Mumbai: BMC gears up for possible second COVID-19 wave
Civic body has prepared COVID Care Centres and hospitals, while increasing testing, as it says the next 45 days are crucial for city
With the festive season coming to an end, the BMC is now gearing up to keep COVID-19 numbers under control, so that the city is well prepared if a situation similar to the one on September 18 arises, when the total number of active patients was 34,136 — the maximum till date. The civic body has kept COVID Care Centres and hospitals ready and plans to increase testing and rope in general doctors to keep cases under check.
It further said that the city would be on high alert for the next 45 days to ensure a second wave doesn't kick in.
A crowded market at Kandivli, on November 11. Pic/Satej Shinde
The BMC has asked all the officials and workers concerned to gear up for a possible increase in cases. "Cases in Delhi are increasing. The cycle of infection is of 14 days, but we have put the city on alert for the next 45 days, almost till the end of December," said Suresh Kakani, additional commissioner of BMC.
Lowest test positivity rate
Currently, the test positivity rate of the city is below 10 per cent — the lowest till date. However, the civic body plans to increase testing among shopkeepers, hawkers, bus conductors, who catered to a lot of people during the festive season. Tests would also be conducted among support staff of hospitals like those working in pantries and for catering services and security officers as well, so that the infection doesn't spread among them.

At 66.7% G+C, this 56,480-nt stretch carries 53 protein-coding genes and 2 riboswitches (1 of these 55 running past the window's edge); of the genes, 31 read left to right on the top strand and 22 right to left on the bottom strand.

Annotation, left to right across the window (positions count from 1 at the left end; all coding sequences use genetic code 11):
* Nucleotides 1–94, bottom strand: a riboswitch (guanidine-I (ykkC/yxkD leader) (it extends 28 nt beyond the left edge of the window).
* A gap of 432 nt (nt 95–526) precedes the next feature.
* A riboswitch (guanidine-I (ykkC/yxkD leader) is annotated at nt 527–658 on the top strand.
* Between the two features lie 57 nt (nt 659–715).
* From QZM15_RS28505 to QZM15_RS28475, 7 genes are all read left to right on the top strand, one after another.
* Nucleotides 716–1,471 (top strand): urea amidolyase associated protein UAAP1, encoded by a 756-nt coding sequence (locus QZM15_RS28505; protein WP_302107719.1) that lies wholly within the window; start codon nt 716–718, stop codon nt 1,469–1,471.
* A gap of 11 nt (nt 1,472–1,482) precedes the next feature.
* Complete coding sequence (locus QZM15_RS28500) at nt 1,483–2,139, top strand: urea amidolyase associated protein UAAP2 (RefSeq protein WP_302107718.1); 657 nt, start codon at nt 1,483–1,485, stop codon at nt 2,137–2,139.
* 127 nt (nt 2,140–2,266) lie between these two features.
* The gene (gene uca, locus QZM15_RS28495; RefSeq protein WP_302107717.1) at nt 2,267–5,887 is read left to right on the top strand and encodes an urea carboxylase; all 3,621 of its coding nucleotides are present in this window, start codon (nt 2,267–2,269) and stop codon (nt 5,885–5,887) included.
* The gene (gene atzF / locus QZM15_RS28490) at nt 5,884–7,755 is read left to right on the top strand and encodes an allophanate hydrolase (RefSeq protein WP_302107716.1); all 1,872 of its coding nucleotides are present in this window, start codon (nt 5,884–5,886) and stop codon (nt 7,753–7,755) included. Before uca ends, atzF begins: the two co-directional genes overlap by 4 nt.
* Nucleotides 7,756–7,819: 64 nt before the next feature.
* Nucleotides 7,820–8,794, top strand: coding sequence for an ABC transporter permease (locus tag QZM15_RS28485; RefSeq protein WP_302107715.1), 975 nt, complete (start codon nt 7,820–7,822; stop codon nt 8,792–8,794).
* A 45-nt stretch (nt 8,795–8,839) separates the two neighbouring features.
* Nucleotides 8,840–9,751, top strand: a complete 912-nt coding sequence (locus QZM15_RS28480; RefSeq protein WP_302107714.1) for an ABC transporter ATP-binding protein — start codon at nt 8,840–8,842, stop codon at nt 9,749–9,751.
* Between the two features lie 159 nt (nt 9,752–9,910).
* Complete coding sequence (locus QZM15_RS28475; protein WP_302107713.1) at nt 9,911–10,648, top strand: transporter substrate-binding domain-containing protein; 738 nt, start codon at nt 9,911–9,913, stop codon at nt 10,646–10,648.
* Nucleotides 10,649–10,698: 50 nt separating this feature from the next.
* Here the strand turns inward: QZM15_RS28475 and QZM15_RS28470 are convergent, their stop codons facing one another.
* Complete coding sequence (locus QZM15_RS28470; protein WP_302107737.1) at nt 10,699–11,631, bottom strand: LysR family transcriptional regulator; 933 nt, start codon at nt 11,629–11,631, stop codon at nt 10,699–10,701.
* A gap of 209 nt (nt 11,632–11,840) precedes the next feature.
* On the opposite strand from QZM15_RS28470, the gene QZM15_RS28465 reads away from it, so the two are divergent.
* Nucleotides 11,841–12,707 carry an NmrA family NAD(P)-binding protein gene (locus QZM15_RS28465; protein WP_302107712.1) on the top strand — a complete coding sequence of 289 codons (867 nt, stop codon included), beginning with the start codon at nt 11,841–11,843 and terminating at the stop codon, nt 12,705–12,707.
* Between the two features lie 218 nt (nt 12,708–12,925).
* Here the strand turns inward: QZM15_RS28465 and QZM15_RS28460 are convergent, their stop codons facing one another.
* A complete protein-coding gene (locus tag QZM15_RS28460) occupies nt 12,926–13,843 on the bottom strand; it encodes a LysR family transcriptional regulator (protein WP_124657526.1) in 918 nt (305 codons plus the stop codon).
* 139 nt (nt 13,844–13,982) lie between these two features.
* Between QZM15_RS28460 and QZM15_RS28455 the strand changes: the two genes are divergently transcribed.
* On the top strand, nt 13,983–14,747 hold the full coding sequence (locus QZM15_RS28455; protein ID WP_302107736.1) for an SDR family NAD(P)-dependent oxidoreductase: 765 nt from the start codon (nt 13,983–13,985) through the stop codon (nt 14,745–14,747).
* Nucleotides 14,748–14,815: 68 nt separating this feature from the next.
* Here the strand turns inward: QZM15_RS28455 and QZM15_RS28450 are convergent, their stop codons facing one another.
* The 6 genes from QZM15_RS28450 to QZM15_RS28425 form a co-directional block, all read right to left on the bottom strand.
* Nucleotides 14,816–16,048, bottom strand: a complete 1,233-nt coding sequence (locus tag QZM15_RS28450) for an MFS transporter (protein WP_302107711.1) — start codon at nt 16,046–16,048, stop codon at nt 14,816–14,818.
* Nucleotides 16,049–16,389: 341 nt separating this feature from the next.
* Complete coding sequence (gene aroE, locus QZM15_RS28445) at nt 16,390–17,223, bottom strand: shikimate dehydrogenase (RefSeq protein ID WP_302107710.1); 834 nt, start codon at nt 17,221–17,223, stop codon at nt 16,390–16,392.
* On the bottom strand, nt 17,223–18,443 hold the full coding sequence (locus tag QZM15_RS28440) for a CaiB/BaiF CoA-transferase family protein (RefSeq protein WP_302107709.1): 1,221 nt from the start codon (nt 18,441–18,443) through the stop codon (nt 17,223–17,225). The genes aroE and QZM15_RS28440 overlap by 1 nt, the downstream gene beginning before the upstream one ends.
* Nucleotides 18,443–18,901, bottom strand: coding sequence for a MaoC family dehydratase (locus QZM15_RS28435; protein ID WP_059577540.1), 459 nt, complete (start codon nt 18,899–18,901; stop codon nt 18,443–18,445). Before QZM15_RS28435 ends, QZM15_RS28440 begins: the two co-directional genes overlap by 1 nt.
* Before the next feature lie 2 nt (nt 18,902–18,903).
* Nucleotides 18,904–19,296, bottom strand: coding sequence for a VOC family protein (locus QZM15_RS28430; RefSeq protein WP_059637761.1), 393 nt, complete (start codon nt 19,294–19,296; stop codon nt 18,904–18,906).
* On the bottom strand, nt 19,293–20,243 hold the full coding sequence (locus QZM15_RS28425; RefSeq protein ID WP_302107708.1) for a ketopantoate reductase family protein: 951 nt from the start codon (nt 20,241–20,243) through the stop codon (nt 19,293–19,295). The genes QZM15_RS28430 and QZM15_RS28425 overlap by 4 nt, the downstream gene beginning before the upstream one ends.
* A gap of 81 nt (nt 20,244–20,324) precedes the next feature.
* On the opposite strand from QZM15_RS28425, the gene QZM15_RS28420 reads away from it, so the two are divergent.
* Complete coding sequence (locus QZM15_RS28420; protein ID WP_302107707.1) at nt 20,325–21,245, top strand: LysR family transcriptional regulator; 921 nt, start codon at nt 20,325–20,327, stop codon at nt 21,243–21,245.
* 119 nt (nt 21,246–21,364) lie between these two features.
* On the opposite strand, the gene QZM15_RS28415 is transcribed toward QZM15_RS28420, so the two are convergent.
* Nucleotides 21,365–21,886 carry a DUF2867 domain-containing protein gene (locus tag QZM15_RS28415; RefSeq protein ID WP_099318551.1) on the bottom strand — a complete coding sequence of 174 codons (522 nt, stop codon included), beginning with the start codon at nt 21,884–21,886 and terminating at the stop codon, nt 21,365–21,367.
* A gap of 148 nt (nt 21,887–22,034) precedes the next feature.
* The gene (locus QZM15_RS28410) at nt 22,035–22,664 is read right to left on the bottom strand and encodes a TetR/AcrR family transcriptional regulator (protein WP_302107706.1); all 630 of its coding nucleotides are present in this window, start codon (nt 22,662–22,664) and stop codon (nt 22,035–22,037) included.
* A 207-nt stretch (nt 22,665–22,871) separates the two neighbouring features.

A health worker conducts a swab test at Whistling Woods International institute in Goregaon. File pic
The BMC currently has 29 COVID Care Centres 1 (CCC1) with 13,288 beds for quarantine and 24 COVID Care Centres 2 (CCC2) with 3,242 beds for asymptomatic patients. There are also 21 CCC1 and 14 CCC2 with 4,177 and 2,297 beds respectively, which can be opened up within two days. Another additional 285 CCC1 and 143 CCC2 can be opened up within a week.
"All hospitals with support infrastructure will be kept ready considering the situation we faced on September 18. The city had the maximum number of patients that day," added Kakani.
Requesting anonymity, a BMC official said, "The trend of the infection can be understood through the number of patients visiting general doctors in their areas. So ward officials have asked such doctors to keep them in the loop and update accordingly." The corporation has also arranged for mobile screening vans in slums so that people can get tested near their homes.
City's current test positivity rate
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